Finally, consider third parties who are either affected by or who can themselves affect the temporary plans put into place, such as expanding schedules to weekend days.
Measure, iterate and reiterate
Navigating into the previously uncharted waters of pandemic recovery requires a test, learn and improve mindset. A OR’s first plan to recover its backlog will almost certainly not be its last.
Create reporting mechanisms that allow insights to be developed every week or even couple of days. Seek measurements that provide actionable data on the following factors:
- Understanding of the ongoing extent of the backlog and any special needs (robotic rooms, etc.)
- Increased in case load accommodation versus the plan
- Realized increase in prime time utilization versus the plan
- Assessment of team member morale
Remember that each input into a recovery plan has an impact, with perhaps expected and unexpected consequences. Using tools like the one presented earlier, run different simulations with different levels of inputs and assumptions, and forecast the probable results. Set your strategies, but review data often to determine what adjustments and corrective actions need to be taken. However, keep in mind that changing just one of the administrative levers might well require a full organizational effort to first agree upon, and then executive upon, a revised plan.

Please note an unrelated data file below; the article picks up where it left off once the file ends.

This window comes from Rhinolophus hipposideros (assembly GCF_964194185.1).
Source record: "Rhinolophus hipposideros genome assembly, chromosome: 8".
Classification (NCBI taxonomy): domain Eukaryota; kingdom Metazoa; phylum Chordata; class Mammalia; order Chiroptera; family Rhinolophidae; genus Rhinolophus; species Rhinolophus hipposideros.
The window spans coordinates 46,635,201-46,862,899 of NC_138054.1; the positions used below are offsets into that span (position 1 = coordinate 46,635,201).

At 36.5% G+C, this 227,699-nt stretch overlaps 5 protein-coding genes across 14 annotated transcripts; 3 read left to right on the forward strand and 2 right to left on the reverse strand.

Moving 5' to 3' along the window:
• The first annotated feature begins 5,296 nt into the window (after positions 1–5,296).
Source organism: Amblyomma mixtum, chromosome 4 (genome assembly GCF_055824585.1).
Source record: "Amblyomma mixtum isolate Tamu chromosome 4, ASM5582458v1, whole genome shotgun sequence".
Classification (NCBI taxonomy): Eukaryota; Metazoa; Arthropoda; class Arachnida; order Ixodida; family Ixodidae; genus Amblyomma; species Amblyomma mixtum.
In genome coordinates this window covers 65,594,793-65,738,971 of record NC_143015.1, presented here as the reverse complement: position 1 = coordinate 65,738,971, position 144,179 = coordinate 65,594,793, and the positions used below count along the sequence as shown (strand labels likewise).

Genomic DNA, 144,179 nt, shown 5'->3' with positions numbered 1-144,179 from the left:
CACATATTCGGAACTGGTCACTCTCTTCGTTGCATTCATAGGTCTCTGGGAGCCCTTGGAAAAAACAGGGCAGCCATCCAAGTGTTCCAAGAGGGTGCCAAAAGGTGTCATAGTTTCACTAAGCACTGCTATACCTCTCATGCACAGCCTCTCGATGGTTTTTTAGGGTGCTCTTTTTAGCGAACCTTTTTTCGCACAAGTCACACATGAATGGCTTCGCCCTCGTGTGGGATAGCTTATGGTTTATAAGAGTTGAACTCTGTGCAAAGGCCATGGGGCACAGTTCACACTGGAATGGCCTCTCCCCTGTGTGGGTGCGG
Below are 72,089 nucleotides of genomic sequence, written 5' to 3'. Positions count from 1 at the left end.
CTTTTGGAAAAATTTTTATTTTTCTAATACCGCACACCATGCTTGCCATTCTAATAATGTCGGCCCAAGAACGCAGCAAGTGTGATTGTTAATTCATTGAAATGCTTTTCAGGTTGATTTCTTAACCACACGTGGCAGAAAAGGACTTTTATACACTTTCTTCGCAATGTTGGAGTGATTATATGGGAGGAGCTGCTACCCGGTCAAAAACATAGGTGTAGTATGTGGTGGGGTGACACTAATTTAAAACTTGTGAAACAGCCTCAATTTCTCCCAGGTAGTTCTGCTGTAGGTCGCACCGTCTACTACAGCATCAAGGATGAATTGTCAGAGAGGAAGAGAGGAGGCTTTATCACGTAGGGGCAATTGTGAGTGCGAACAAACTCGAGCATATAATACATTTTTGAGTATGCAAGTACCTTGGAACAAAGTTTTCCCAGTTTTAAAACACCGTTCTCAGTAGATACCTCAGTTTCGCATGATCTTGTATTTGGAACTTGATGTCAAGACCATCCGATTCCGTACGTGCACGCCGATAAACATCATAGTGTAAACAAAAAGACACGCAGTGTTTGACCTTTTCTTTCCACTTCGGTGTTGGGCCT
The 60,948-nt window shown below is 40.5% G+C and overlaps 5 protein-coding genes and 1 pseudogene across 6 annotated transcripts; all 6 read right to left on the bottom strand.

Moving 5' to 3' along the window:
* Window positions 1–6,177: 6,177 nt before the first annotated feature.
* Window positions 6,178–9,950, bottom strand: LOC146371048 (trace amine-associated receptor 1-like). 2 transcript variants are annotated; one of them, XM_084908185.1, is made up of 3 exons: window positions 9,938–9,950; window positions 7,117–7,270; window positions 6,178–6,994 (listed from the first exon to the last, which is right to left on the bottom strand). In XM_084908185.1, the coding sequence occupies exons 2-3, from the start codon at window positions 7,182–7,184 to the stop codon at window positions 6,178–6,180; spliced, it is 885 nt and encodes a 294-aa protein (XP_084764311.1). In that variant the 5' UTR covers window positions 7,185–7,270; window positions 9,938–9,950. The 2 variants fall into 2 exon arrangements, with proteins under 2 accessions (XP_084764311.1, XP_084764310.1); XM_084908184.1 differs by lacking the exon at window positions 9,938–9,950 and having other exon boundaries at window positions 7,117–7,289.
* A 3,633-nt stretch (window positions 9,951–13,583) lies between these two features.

Prepare for subsequent waves
Lastly, it’s important to learn from the past and prepare accordingly. The image, below, shows the mortality rates in the United States of the 1918 flu pandemic. After an initial peak, incidents decreased significantly. Then, unfortunately, it peaked again during a second wave, one that produced more fatalities than the first wave.
The recovery from the COVID-19 pandemic has been slow, and as society has opened up, the country has experienced infection rates ramping up in some communities. The spread of the virus is ever-changing and dynamic, so healthcare systems will need to be diligent in reassessing their local situations and reiterating their utilization plans with a test and learn methodology.
It’s our intent and our hope that the seven steps reviewed above provide a go-forward foundation for perioperative leaders in their elective surgery recovery planning. As an organization, LeanTaaS is committed to assisting the healthcare community as it addresses the pandemic and its aftermath. As you and your organizations move forward, LeanTaaS would like to understand your lessons learned, how the seven steps above helped or hindered your progress, and factors that need to be either added in or lessened in their priority. Please reach out to LeanTaaS at firstname.lastname@example.org to share your stories, ask questions or express concerns, and inquire about additional resources.
For more information on recovering your OR’s backlog, access the recorded webinar on demand, “Restoring Your Elective Surgery Caseload Post COVID-19.”